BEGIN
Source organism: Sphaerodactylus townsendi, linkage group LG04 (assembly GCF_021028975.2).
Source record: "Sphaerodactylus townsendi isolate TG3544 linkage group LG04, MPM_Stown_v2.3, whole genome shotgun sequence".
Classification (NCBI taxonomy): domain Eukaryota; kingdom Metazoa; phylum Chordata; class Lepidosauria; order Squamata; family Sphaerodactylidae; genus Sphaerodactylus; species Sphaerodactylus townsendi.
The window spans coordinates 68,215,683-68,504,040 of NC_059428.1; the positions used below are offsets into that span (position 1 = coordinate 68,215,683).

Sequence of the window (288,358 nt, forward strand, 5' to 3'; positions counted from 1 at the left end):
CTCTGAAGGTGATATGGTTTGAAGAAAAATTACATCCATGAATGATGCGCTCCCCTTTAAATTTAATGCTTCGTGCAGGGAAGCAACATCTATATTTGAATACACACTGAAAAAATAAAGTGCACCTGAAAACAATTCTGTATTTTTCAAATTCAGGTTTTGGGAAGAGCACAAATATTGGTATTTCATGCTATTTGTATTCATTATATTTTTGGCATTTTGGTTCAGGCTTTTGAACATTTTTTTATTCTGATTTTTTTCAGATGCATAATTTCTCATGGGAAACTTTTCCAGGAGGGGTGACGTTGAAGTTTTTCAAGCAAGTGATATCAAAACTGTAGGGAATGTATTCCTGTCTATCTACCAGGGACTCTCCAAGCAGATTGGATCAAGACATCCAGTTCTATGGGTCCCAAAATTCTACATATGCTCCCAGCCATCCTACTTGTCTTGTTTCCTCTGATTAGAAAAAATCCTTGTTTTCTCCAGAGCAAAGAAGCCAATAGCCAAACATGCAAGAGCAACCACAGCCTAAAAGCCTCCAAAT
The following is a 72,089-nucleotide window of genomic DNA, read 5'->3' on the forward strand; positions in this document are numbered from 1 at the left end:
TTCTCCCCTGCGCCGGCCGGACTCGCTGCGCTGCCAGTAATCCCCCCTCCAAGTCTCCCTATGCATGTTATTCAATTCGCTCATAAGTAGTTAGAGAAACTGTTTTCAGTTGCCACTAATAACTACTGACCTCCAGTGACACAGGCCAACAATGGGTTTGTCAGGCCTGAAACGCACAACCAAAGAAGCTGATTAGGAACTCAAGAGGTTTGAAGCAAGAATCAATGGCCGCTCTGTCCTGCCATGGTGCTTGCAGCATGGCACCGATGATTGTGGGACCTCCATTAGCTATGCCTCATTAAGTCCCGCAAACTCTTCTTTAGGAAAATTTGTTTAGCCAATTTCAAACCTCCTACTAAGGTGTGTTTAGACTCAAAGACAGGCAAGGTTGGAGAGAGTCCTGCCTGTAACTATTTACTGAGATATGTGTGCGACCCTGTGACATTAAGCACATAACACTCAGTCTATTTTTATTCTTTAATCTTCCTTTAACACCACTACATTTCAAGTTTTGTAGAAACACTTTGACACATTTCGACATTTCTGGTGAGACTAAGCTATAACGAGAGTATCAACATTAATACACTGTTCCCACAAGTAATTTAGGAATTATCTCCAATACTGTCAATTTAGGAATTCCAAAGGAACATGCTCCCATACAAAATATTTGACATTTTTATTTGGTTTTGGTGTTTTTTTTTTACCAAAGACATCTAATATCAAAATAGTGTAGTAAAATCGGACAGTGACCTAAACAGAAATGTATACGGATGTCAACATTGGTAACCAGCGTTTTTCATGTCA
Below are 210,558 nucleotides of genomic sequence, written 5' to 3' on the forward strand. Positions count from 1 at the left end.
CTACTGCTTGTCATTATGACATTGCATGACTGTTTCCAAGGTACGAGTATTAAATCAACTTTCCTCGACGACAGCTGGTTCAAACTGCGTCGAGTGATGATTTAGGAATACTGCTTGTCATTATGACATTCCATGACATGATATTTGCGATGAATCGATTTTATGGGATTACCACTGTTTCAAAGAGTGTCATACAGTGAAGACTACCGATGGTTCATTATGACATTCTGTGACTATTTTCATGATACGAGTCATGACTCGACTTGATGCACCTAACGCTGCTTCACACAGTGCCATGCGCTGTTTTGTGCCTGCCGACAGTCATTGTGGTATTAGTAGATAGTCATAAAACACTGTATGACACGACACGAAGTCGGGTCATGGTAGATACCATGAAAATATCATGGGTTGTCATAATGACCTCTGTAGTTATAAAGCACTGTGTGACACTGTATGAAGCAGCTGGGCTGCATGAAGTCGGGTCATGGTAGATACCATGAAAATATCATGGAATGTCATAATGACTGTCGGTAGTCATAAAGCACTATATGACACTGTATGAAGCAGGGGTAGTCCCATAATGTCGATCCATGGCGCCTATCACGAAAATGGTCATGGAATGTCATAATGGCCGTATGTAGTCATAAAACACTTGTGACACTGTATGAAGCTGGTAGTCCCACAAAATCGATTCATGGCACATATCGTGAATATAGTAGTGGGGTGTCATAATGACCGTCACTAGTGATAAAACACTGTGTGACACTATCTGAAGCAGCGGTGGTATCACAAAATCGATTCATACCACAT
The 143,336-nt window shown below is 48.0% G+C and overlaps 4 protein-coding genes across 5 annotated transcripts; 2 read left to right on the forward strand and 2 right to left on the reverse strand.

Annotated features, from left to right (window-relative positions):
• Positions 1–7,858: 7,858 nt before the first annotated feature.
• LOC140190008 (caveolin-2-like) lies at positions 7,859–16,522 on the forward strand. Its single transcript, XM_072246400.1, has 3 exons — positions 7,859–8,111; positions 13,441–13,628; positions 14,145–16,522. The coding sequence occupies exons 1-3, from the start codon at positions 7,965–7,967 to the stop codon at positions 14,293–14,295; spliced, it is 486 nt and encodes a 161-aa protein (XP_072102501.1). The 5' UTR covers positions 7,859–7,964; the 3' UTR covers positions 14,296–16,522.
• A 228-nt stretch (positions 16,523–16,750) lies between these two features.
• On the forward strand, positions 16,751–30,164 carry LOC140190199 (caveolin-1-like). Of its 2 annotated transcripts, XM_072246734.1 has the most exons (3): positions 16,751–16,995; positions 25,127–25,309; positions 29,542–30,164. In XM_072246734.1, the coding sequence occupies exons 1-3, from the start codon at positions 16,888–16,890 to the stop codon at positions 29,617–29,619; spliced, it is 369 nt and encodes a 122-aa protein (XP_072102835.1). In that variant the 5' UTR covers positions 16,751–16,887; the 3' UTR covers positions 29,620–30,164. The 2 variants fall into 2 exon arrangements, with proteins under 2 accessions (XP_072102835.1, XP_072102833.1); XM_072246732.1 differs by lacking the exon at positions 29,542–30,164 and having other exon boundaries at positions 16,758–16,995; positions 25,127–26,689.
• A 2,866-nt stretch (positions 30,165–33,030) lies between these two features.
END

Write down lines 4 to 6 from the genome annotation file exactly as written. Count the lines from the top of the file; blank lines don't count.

The window spans coordinates 68,215,683-68,504,040 of NC_059428.1; the positions used below are offsets into that span (position 1 = coordinate 68,215,683).

Sequence of the window (288,358 nt, forward strand, 5' to 3'; positions counted from 1 at the left end):
CTCTGAAGGTGATATGGTTTGAAGAAAAATTACATCCATGAATGATGCGCTCCCCTTTAAATTTAATGCTTCGTGCAGGGAAGCAACATCTATATTTGAATACACACTGAAAAAATAAAGTGCACCTGAAAACAATTCTGTATTTTTCAAATTCAGGTTTTGGGAAGAGCACAAATATTGGTATTTCATGCTATTTGTATTCATTATATTTTTGGCATTTTGGTTCAGGCTTTTGAACATTTTTTTATTCTGATTTTTTTCAGATGCATAATTTCTCATGGGAAACTTTTCCAGGAGGGGTGACGTTGAAGTTTTTCAAGCAAGTGATATCAAAACTGTAGGGAATGTATTCCTGTCTATCTACCAGGGACTCTCCAAGCAGATTGGATCAAGACATCCAGTTCTATGGGTCCCAAAATTCTACATATGCTCCCAGCCATCCTACTTGTCTTGTTTCCTCTGATTAGAAAAAATCCTTGTTTTCTCCAGAGCAAAGAAGCCAATAGCCAAACATGCAAGAGCAACCACAGCCTAAAAGCCTCCAAAT